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IRAN'S DATE WITH THE IAEA

Prepared by: Michael Moran
January 19, 2006

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Iran's nuclear gambit rumbles on, with an emergency meeting of the IAEA now scheduled for February 2. Efforts by Tehran to avoid referral to the U.N. Security Council are being rebuffed by Europe and the United States, who meanwhile are seeking to assure a nervous Russia that no confrontation is imminent (NYT).

Iran broke UN seals on its nuclear enrichment equipment last week, sparking strident threats of economic sanctions from the United States and EU (WashPost), equally firm declarations from China and Russia urging caution against rash moves (AP), dire leaks from Israel that its security forces were ordered to be ready for possible strikes in Iran’s nuclear sites (Times of London), and little sign that any of it matters much to the leadership in Tehran. Iranian President Mahmoud Ahmadinejad is in Syria signalling to the world that the two regional allies—each facing threats of referral to the Security Council—will not be intimidated (Guardian).

Facing this circular debate, what’s the world to do? CFR's Lee Feinstein tells cfr.org's Bernard Gwertzman that even if the IAEA decides to bring Iran before the Security Council, it could do little more than criticize Iran's actions. "Beyond that," he says, "it is hard to see what kind of consensus could emerge from the Security Council." Two Iranian dissidents, including Nobel Peace laureate Shirin Ebadi, raise the radical notion of pegging trust in Iran's nuclear program to progress on internal human rights (IHT).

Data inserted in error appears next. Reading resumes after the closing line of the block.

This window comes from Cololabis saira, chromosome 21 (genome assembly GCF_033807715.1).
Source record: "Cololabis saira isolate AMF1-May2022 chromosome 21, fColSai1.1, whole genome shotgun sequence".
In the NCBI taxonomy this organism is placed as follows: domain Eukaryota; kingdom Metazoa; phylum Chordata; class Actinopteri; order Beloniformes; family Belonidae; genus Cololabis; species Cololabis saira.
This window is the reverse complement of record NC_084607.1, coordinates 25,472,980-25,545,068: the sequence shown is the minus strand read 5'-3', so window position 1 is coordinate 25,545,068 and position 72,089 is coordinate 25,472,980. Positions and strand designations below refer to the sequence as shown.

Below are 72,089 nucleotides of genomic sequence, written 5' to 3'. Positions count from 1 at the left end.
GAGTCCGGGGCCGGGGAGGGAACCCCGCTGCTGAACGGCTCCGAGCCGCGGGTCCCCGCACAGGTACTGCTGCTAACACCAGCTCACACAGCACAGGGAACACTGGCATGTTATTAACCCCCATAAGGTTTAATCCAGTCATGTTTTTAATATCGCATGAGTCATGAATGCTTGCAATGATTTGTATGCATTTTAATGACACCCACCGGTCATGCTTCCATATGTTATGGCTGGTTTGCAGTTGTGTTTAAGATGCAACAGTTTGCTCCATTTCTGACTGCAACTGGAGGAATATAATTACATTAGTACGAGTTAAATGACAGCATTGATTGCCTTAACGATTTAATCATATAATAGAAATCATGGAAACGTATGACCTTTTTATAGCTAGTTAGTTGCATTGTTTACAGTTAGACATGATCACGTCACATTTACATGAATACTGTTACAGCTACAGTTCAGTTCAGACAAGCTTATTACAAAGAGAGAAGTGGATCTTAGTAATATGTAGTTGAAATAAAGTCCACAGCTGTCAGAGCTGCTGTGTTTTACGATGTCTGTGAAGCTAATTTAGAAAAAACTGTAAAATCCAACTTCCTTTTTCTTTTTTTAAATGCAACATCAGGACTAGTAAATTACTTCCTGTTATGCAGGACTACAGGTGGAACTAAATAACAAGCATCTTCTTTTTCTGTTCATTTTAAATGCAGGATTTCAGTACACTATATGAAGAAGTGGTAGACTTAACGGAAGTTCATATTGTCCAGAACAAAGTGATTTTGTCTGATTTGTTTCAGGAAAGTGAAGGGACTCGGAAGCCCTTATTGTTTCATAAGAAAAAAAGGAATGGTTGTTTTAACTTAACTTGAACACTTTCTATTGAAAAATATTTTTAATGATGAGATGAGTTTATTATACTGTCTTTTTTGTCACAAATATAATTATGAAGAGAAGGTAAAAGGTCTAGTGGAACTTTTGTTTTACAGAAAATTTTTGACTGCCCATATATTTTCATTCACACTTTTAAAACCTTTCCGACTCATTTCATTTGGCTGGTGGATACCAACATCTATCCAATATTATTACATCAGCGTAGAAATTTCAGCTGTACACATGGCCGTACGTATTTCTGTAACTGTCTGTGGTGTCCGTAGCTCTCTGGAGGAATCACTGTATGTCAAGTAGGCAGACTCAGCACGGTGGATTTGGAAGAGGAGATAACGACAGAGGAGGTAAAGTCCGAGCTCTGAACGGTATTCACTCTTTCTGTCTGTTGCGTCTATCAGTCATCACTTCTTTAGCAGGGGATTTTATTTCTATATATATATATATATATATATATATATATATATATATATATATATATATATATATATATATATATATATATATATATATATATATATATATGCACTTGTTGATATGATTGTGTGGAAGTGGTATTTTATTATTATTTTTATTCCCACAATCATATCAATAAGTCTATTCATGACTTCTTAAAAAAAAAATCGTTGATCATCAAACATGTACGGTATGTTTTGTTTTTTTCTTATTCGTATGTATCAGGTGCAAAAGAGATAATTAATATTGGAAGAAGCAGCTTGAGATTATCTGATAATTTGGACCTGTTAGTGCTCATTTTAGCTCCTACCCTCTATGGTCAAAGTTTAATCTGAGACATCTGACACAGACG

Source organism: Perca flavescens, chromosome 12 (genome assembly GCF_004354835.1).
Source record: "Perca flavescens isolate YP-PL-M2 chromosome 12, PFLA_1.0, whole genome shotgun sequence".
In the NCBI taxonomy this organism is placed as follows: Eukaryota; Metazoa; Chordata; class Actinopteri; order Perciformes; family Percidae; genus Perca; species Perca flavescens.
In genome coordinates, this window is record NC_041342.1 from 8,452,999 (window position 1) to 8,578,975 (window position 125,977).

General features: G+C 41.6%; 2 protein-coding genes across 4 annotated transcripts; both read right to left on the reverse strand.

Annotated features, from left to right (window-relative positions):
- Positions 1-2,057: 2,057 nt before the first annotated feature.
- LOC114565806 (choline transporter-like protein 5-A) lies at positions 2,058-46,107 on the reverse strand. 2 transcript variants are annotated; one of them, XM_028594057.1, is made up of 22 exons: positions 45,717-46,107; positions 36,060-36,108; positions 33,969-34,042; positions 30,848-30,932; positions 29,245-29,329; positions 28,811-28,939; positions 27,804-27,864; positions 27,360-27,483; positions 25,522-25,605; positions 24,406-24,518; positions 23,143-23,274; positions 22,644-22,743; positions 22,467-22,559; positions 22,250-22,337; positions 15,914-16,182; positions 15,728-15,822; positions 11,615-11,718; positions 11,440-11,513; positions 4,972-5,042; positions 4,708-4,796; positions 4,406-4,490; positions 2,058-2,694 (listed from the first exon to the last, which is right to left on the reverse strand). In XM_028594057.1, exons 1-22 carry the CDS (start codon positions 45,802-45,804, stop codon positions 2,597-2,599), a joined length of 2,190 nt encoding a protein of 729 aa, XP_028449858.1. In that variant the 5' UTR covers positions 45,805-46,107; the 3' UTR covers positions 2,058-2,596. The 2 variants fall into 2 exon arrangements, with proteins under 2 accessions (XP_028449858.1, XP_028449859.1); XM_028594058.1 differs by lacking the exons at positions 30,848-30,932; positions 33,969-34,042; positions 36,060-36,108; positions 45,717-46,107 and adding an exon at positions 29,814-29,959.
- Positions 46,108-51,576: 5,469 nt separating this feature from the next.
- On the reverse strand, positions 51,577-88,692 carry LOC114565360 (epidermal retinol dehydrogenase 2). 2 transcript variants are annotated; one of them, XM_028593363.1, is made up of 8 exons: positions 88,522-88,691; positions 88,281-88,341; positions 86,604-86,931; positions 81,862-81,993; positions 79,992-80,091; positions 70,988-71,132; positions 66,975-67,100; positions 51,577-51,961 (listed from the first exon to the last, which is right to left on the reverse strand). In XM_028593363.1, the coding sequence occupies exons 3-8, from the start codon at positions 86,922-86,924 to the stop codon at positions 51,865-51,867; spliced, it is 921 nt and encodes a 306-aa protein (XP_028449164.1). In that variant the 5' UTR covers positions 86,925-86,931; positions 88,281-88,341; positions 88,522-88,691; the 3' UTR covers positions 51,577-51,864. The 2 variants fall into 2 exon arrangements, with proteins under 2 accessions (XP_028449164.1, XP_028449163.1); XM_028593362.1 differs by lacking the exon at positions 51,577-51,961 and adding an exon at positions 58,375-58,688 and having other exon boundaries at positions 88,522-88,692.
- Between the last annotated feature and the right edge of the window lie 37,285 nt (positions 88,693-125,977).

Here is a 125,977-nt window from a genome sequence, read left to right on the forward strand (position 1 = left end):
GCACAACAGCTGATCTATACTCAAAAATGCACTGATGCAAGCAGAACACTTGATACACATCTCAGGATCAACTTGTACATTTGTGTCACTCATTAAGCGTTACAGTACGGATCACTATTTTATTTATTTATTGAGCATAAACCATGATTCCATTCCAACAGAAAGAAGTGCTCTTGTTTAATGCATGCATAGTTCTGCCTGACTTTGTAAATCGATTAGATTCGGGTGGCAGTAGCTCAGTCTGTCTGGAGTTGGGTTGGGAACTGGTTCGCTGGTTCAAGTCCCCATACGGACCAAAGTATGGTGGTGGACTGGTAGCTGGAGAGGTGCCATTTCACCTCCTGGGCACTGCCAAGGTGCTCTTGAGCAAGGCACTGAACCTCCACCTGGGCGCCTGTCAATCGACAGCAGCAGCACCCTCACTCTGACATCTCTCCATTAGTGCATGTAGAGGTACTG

The emergency meeting of the IAEA is the necessary first step toward UN Security Council action. But Russia says it still hopes an offer to make Iran’s enrichment activities redundant by supplying Tehran’s nuclear power reactors from its own stocks (Scotsman) may avert the crisis. Still, experts see no easy answers. Nuclear expert Joseph Cirincione tells Gwertzman Iran’s “hard line” is making sanctions more likely. CFR President Richard Haass argues in Foreign Affairs Washington must rethink its hopes of regime change in Iran and use a broader approach involving talks, the threat of force, and sanctions. But optimism is not the word of the day. Says IAEA chief Mohamed ElBaradei, sometimes, when diplomacy fails, you have to enforce rules by force (Newsweek).

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